Republicans carved out an extremely narrow exception earlier this year, but Briggs, who is a doctor, said the statute still fails to properly help women and doctors. He wants the law to include a list diagnoses when abortion could be appropriate and protect women with pregnancy complications who may end up infertile if they don’t receive an abortion.

Other states took steps in 2023 to address the confusion, but advocates say they didn’t fully accomplish the task.

In Texas, lawmakers this year added a provision that offers doctors some legal protection when they end pregnancies in cases of premature rupture of membranes, commonly referred to as water breaking, or ectopic pregnancies. which can lead to dangerous internal bleeding.

Across the country, advocates on both sides anticipate more legislatures will consider adding or clarifying abortion ban exceptions and definitions in 2024, though few, if any, such measures have been filed so far.

“What is and is not an abortion, what is an abortion emergency?” said Denise Burke, senior counsel with Alliance Defending Freedom, a conservative Christian legal advocacy group that his behind many anti-abortion lawsuits. “That may need some clarification in some areas.”

Meanwhile, in state where Democrats are in control, lawmakers are expected to push to loosen abortion restrictions and expand access.

This year, Maine became the seventh state to have no specific limit on when during pregnancy an abortion can be obtained.

Greer Donley, an associate professor at the University of Pittsburgh School of Law, who is an expert on abortion law, said there could be a push for more changes like that: “Many people are questioning whether a line should exist at all right now.”

The line is stark in Texas, where changes are unlikely in 2024 because lawmakers aren’t scheduled to meet.

In Texas, Kash and 19 other women who were denied abortions, plus two physicians, have a lawsuit before the state’s Supreme Court seeking to clarify when abortions should be allowed.

Kash, who already had one child, was overjoyed at the thought of telling family and friends that she was expecting. But after a routine ultrasound 13 weeks into pregnancy, she learned that the baby had severe skeletal dysplasia – a condition affecting bone and cartilage growth. Her baby was unlikely to survive birth or likely to suffocate soon after being born.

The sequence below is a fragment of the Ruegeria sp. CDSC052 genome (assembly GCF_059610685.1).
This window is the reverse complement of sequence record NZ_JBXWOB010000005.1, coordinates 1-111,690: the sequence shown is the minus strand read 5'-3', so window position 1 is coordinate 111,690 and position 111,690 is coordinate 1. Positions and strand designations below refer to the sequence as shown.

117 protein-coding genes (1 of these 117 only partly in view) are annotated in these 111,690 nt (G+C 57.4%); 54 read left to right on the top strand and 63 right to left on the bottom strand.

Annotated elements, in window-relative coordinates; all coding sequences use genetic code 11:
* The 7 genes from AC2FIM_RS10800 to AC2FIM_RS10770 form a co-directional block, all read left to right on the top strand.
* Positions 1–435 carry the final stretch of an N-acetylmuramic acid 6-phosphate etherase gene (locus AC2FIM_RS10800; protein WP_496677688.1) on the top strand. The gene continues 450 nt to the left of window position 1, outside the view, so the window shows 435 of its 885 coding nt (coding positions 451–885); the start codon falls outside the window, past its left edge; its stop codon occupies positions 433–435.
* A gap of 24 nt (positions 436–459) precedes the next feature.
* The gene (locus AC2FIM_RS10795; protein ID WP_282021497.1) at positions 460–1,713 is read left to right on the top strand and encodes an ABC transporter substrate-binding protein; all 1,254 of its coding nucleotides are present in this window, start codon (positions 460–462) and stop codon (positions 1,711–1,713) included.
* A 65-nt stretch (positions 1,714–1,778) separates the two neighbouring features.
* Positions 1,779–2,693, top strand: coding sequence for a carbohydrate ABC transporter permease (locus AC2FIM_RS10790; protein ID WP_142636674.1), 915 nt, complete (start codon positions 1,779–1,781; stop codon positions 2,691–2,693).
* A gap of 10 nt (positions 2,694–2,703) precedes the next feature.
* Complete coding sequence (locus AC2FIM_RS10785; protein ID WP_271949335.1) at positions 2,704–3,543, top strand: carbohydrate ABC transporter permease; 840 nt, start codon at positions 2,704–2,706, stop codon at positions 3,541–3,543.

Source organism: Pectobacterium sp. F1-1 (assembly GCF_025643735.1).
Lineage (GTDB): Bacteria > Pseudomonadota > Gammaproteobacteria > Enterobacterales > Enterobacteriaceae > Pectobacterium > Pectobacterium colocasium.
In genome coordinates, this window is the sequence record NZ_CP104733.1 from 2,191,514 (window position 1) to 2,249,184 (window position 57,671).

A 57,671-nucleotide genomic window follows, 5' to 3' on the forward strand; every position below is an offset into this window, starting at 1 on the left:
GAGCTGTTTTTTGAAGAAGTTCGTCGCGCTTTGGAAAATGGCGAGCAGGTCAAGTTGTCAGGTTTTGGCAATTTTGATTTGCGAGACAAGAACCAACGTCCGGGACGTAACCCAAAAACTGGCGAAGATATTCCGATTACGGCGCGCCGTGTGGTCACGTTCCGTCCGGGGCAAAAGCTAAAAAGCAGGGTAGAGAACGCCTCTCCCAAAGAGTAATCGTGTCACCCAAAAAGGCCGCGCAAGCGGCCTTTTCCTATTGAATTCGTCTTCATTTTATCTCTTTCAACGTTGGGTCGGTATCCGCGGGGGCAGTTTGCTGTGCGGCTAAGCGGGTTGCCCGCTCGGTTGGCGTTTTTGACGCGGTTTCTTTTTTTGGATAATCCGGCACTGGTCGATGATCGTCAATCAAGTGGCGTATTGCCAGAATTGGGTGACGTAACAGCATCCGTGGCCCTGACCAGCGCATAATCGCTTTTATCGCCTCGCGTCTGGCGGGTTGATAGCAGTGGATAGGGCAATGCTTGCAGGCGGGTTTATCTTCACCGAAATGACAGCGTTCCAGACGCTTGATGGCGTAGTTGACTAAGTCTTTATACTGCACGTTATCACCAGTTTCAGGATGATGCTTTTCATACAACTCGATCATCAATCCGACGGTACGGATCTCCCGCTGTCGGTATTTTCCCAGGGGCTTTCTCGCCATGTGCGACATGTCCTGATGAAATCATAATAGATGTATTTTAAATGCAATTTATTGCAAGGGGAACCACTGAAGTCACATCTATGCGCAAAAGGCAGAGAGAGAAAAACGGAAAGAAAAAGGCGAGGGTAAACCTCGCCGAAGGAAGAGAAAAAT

“Is this where we talk about termination?” Kash asked her doctor.

“He told me to get a second opinion out of state,” she recalled.

Her health wasn’t immediately at risk of failing, so she didn’t qualify for any of the narrow exceptions to allow her doctor to provide her abortion services. Instead, she went to another state to terminate her pregnancy legally.

In the arguments on the case last month, a lawyer for the patients told the justices about the confusion.

“While there is technically a medical exception to the ban,” Molly Duane, a Center for Reproductive Rights lawyer said, “no one knows what it means and the state won’t tell us.”

Beth Klusmann, an assistant state attorney general, said that the law does include guidance: Doctors must use “reasonable medical judgment” when deciding whether a pregnant woman’s life is at risk.

She added that “there are always going to be harder calls at the edge” of the lines of any abortion ban.

Marc Hearron, a lawyer at the Center for Reproductive Rights who is leading the Texas case, said he does not have a lot of confidence in lawmakers across the U.S. to do it right generally.

“Legislatures do not have a track record of listening to doctors,” he said. “We’re certainly not waiting on legislatures to do the right thing.”

United States News

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Some state abortion bans stir confusion, and it’s uncertain if lawmakers will clarify them